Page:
The importance of revenue cannot be overstated for business survival and growth. But if you don’t manage the revenue once it comes in with a good budget, you risk losing money as quickly as – or even quicker than – you made it. Think of a budget like your guidepost through the business world. It looks at money coming in and money going out, directing cash flows as it goes. With that in mind, knowing how to budget is crucial whether you’re planning for the whole business, your department, or a project.
While you may not be able to stick to a budget 100% of the time, having it means you have a plan for your money. Just as you’d never begin a large project without some sort of execution plan, you need the same form of execution plan for your money – that’s a budget.
Why you need a budget in business
Creating budgets requires honesty with yourself and a bit of a time investment – luckily, it has a lot of upside potential benefit for the business.
Budgets help you stay on track
A study by Clutch found that over 60% of small businesses had no budgets. The study further found that the top financial worry for small businesses was unforeseen expenses – issues that could have potentially been avoided with a budget.
When you know how to budget, you know where your money is going. It’s something you do automatically anyway as a business owner, though at the start the numbers are probably in your head. By writing them down, you solidify your commitment to your priorities and can stay on track.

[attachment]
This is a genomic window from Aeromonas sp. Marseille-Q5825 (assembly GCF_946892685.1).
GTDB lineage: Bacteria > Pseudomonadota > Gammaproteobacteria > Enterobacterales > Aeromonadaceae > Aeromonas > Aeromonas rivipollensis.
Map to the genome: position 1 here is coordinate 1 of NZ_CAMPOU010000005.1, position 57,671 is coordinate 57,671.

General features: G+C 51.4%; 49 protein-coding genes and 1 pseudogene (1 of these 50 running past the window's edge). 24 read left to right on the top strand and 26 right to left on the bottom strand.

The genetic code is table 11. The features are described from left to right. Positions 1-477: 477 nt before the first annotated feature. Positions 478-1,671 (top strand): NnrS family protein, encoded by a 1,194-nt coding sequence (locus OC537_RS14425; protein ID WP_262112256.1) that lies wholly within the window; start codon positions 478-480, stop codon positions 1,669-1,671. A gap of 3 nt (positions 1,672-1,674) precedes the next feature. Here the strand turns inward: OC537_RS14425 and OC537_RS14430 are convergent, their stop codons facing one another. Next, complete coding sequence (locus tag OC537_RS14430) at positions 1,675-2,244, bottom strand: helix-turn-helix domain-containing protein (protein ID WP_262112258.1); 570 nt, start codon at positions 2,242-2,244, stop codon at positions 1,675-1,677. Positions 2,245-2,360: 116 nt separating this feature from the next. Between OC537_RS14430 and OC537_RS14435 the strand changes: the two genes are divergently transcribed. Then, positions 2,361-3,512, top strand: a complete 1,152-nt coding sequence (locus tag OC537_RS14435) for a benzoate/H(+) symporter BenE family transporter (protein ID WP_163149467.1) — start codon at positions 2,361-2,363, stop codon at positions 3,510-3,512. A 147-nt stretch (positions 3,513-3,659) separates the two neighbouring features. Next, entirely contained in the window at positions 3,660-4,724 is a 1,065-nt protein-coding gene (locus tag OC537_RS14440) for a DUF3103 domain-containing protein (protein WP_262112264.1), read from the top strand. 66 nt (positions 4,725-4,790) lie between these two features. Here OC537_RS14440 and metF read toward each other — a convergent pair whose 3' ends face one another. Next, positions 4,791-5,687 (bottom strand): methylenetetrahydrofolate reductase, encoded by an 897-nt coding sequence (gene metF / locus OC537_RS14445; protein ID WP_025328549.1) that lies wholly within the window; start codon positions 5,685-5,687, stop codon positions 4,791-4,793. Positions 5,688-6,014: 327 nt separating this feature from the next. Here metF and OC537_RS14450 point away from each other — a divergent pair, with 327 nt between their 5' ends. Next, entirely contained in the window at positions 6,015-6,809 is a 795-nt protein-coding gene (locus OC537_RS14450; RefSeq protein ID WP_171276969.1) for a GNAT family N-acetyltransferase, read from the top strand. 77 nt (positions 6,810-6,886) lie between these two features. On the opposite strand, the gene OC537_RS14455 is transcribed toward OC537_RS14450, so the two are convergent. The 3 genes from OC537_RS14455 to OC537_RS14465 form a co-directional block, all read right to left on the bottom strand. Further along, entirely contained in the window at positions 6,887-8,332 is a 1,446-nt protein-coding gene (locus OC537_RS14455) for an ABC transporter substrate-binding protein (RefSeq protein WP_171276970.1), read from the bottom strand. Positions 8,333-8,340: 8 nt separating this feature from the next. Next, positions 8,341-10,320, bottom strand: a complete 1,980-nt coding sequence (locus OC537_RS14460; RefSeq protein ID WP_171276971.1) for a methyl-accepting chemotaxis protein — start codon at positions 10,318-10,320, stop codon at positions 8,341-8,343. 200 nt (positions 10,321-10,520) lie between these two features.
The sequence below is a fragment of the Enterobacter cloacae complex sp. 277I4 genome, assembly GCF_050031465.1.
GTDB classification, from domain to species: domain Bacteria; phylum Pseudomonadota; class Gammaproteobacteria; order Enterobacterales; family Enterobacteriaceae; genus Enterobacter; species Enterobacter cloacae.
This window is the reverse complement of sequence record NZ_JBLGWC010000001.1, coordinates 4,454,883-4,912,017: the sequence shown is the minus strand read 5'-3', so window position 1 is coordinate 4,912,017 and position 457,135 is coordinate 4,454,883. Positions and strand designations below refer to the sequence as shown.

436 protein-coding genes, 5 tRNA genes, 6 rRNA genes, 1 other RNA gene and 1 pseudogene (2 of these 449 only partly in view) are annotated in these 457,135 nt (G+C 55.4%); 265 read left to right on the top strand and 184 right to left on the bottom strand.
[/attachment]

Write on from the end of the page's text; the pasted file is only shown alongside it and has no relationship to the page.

Budgets help you set goals
If you start with an ambitious desire in business, you’re going to need money to make that happen. If you forecast you’ll need $10,000 for marketing to make your products more successful, then a budget will show you where that money will come from and what you need to forgo.
On the flip side, if your budget falls short of that $10,000, you can make decisions about what to cut or lower in order to make up the necessary cash. If you can’t, then the budget offers a reality check that your goals may have been too much for the business at that time.
Budgeting makes your business real
It’s easy to make bold claims about how much you’ll bring in, but the process of budgeting puts all the numbers down in black and white (or black and red, really).